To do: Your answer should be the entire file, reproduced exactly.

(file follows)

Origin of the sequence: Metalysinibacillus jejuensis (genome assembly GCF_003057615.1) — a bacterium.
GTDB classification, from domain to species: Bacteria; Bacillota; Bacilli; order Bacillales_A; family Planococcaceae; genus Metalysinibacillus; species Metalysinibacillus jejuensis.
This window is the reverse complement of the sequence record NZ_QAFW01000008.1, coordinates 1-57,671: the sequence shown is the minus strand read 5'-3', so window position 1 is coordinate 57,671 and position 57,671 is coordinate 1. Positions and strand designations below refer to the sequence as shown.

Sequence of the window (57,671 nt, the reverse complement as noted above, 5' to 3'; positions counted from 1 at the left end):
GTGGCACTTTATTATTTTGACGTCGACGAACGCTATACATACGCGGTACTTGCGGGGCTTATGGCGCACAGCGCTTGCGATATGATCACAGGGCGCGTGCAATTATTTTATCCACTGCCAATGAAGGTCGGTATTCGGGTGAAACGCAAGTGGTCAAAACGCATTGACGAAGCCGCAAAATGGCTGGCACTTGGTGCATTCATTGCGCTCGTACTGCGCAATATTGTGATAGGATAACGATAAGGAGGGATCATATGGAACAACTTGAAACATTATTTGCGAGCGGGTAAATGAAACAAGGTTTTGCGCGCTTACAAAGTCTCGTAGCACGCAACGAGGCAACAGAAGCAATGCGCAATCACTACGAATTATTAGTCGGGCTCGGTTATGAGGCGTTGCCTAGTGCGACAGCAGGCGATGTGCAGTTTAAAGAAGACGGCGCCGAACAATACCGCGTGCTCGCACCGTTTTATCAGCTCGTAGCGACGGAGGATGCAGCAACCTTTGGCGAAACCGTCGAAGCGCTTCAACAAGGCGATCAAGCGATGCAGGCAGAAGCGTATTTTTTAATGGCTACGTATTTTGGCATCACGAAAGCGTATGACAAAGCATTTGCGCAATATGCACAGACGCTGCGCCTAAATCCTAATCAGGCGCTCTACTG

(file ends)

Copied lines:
Origin of the sequence: Metalysinibacillus jejuensis (genome assembly GCF_003057615.1) — a bacterium.
GTDB classification, from domain to species: Bacteria; Bacillota; Bacilli; order Bacillales_A; family Planococcaceae; genus Metalysinibacillus; species Metalysinibacillus jejuensis.
This window is the reverse complement of the sequence record NZ_QAFW01000008.1, coordinates 1-57,671: the sequence shown is the minus strand read 5'-3', so window position 1 is coordinate 57,671 and position 57,671 is coordinate 1. Positions and strand designations below refer to the sequence as shown.

Sequence of the window (57,671 nt, the reverse complement as noted above, 5' to 3'; positions counted from 1 at the left end):
GTGGCACTTTATTATTTTGACGTCGACGAACGCTATACATACGCGGTACTTGCGGGGCTTATGGCGCACAGCGCTTGCGATATGATCACAGGGCGCGTGCAATTATTTTATCCACTGCCAATGAAGGTCGGTATTCGGGTGAAACGCAAGTGGTCAAAACGCATTGACGAAGCCGCAAAATGGCTGGCACTTGGTGCATTCATTGCGCTCGTACTGCGCAATATTGTGATAGGATAACGATAAGGAGGGATCATATGGAACAACTTGAAACATTATTTGCGAGCGGGTAAATGAAACAAGGTTTTGCGCGCTTACAAAGTCTCGTAGCACGCAACGAGGCAACAGAAGCAATGCGCAATCACTACGAATTATTAGTCGGGCTCGGTTATGAGGCGTTGCCTAGTGCGACAGCAGGCGATGTGCAGTTTAAAGAAGACGGCGCCGAACAATACCGCGTGCTCGCACCGTTTTATCAGCTCGTAGCGACGGAGGATGCAGCAACCTTTGGCGAAACCGTCGAAGCGCTTCAACAAGGCGATCAAGCGATGCAGGCAGAAGCGTATTTTTTAATGGCTACGTATTTTGGCATCACGAAAGCGTATGACAAAGCATTTGCGCAATATGCACAGACGCTGCGCCTAAATCCTAATCAGGCGCTCTACTG